think:God desires us to have faith like that of the woman with the hemorrhage. It is faith such as this that can open the floodgates of the Lord’s blessings into our lives.
GETTING TO KNOW THE SAINTS
The story of Valentine’s Day dates back to the third century.
Under Emperor Claudius of Rome, men were expected to volunteer and join the army to fight in wars. Unfortunately, many did not join because of the pain of leaving their wives and children. Emperor Claudius thought that if these men were not married, they would not mind joining the army; thus, he forbade marriage throughout his kingdom.
However, a priest by the name of Valentine did not follow this new ordinance. He continued to marry couples secretly. One night in a wedding ceremony, Fr. Valentine was arrested, put into prison and was sentenced to death. The priest, despite his condition, remained cheerful as young people came to visit, throw flowers and notes, and show support in his belief in love. One of these young people was the daughter of a prison guard. She would often visit and talk with him for hours. Thus, on the day of his execution, February 14, 269, the priest left his new friend a short note, thanking her for the friendship and loyalty. The note read, “Love from your Valentine.”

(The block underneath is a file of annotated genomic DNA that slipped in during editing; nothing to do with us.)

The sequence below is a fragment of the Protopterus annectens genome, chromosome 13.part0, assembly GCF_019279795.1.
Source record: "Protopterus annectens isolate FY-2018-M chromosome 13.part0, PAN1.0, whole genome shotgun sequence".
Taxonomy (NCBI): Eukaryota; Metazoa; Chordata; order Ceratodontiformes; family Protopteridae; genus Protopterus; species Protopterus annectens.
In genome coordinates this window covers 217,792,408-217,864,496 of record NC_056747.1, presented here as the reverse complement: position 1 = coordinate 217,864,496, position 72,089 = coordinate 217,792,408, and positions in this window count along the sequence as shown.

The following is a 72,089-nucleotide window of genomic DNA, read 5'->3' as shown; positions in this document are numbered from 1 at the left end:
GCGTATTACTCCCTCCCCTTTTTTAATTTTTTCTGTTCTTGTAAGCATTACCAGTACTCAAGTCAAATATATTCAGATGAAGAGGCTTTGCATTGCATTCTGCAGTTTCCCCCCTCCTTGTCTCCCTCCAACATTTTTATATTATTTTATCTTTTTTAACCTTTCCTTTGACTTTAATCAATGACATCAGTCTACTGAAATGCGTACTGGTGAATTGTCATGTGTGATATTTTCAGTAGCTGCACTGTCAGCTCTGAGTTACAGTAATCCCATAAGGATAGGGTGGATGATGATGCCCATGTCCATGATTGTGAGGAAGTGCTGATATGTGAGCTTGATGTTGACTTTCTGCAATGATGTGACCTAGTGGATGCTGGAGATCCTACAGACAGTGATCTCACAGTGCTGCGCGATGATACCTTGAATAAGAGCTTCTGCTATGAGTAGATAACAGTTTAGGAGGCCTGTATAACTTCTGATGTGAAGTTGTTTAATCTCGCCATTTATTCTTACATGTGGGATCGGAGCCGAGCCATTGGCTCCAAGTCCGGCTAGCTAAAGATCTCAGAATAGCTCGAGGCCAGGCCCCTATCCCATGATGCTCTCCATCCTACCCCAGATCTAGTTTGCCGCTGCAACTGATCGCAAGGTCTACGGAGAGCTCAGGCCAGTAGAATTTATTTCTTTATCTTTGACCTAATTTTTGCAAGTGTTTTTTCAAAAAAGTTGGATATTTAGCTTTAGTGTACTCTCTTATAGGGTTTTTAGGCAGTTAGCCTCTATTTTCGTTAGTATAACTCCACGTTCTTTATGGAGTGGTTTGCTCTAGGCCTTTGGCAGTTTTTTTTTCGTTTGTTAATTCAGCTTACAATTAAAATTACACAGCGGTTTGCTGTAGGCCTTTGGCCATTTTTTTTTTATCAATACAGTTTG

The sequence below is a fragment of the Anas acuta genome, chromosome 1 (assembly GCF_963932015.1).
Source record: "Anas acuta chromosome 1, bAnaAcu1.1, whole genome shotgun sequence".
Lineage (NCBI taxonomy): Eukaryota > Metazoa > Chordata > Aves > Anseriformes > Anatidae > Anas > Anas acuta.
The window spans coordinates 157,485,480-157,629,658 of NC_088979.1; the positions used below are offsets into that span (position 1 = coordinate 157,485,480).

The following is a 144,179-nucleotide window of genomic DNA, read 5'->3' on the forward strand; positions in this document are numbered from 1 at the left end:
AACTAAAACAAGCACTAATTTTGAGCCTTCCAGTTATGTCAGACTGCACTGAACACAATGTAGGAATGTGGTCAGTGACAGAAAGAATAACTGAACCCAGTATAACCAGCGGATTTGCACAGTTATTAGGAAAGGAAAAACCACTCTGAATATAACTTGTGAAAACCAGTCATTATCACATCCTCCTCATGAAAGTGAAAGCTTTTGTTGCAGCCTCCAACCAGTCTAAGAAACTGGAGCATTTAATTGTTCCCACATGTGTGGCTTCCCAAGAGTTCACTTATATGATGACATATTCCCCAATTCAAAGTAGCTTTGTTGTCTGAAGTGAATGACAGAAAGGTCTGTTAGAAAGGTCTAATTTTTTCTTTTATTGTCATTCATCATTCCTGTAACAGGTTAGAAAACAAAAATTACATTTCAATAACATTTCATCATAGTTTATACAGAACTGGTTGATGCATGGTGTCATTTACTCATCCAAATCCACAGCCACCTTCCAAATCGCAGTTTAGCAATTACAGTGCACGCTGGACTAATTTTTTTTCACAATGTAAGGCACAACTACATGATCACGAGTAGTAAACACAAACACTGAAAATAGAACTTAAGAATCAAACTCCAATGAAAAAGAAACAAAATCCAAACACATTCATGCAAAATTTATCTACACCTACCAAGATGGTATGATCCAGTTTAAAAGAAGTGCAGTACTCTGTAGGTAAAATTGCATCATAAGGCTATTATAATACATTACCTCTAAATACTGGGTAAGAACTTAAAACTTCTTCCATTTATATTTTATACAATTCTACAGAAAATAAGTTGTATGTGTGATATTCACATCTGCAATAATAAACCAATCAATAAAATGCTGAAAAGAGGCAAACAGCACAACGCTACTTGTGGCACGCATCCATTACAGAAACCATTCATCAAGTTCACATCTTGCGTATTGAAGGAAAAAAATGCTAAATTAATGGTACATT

Thus, every year on February 14, young people, especially couples, remember St. Valentine’s sacrifice for love and friendship.
SaintS fauStinuS and JoVita
Faustinus and Jovita, patrons of the city of Brescia, were brothers of noble birth. They preached Christianity fearlessly and zealously that the heathen lord Julian ordered for their arrest. The two were tortured and dragged from Brescia to Milan, Rome and Naples, then back to Brescia. After which, both brothers were beheaded in 121 A.D. at Brescia, Lombardy, Italy.
Saint Walfrid della gheradeSCa
Walfrid della Gheradesca belonged to a wealthy family in Pisa, Italy. He was the eldest of five children. The man also had five or six children of his own.
Walfrid and his wife agreed to put up separate Benedictine monasteries in Pisa. He found his abbey of Palazzuolo with two other married men. His daughter Rattruda and son Gimfrid also joined the foundations. It was even recorded in the Acta Sanctorum that after 10 years of ruling the abbey, Gimfrid succeeded his father in the administration of the abbey.
There was no exact report on the death of Walfrid but legend has it that the saint and his wife died on February 15, 765 and were buried together.
please only God